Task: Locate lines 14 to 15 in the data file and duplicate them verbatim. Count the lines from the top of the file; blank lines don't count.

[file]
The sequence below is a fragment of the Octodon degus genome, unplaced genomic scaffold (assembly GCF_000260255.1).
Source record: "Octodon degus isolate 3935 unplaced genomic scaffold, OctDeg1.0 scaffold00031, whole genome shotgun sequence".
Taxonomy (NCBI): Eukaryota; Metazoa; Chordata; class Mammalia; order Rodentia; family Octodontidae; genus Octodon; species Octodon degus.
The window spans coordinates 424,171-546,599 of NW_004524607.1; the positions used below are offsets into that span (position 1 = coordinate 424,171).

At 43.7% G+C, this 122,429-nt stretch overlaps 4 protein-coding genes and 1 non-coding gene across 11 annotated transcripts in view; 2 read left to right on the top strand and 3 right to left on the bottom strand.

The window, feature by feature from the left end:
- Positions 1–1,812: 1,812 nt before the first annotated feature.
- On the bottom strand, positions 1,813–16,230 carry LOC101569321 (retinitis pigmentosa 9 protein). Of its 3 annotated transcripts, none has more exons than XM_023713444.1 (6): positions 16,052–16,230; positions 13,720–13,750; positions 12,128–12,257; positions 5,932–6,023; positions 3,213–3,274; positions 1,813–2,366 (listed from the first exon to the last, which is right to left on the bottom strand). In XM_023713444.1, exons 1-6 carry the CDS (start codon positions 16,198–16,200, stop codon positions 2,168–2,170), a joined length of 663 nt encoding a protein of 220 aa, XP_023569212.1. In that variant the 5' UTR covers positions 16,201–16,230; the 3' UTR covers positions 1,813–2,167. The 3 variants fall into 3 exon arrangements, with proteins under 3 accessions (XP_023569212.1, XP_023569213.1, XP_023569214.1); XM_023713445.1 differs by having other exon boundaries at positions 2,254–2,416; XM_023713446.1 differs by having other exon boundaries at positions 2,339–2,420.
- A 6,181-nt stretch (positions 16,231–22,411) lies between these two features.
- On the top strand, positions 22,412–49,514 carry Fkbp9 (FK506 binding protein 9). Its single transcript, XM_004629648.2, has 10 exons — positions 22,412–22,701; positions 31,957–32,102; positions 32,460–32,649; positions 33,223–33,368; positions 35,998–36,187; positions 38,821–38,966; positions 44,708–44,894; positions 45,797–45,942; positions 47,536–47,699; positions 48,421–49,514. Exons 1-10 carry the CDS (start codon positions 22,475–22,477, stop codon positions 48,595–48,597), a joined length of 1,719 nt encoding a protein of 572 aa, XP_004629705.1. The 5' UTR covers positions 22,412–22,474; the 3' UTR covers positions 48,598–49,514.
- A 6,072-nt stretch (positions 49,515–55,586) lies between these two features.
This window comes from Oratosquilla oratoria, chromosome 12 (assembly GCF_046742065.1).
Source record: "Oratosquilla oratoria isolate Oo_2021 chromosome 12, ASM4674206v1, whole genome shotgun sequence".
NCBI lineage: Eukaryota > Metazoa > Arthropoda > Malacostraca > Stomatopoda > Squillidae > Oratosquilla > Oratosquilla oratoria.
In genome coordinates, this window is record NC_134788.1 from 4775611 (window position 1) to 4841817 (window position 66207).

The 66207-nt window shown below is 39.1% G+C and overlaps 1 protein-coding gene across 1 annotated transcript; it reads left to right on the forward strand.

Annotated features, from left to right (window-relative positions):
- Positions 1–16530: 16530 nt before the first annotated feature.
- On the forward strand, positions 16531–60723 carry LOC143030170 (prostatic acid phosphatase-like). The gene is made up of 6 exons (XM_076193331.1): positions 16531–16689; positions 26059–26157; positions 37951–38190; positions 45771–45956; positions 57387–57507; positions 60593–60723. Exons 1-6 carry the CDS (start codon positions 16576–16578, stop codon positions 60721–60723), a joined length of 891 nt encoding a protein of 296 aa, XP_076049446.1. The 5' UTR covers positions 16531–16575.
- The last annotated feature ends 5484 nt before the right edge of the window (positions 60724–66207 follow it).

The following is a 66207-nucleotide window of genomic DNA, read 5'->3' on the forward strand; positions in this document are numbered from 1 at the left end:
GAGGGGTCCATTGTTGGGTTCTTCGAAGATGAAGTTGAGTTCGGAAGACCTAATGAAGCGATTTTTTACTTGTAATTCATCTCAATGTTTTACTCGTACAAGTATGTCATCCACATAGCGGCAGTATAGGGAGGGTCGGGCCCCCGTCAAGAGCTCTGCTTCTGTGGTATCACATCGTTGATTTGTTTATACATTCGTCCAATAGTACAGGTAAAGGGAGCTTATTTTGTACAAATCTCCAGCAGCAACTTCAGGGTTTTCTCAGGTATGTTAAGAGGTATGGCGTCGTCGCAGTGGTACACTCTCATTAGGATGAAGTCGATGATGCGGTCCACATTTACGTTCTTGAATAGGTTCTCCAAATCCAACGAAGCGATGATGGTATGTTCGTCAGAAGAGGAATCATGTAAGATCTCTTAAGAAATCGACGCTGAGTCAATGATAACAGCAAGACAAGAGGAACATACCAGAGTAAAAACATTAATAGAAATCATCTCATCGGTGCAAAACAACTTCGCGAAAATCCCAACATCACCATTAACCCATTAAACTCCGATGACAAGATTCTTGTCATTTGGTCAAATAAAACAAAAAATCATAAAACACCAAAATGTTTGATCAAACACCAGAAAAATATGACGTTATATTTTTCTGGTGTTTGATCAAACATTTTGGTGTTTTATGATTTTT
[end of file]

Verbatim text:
NCBI lineage: Eukaryota > Metazoa > Arthropoda > Malacostraca > Stomatopoda > Squillidae > Oratosquilla > Oratosquilla oratoria.
In genome coordinates, this window is record NC_134788.1 from 4775611 (window position 1) to 4841817 (window position 66207).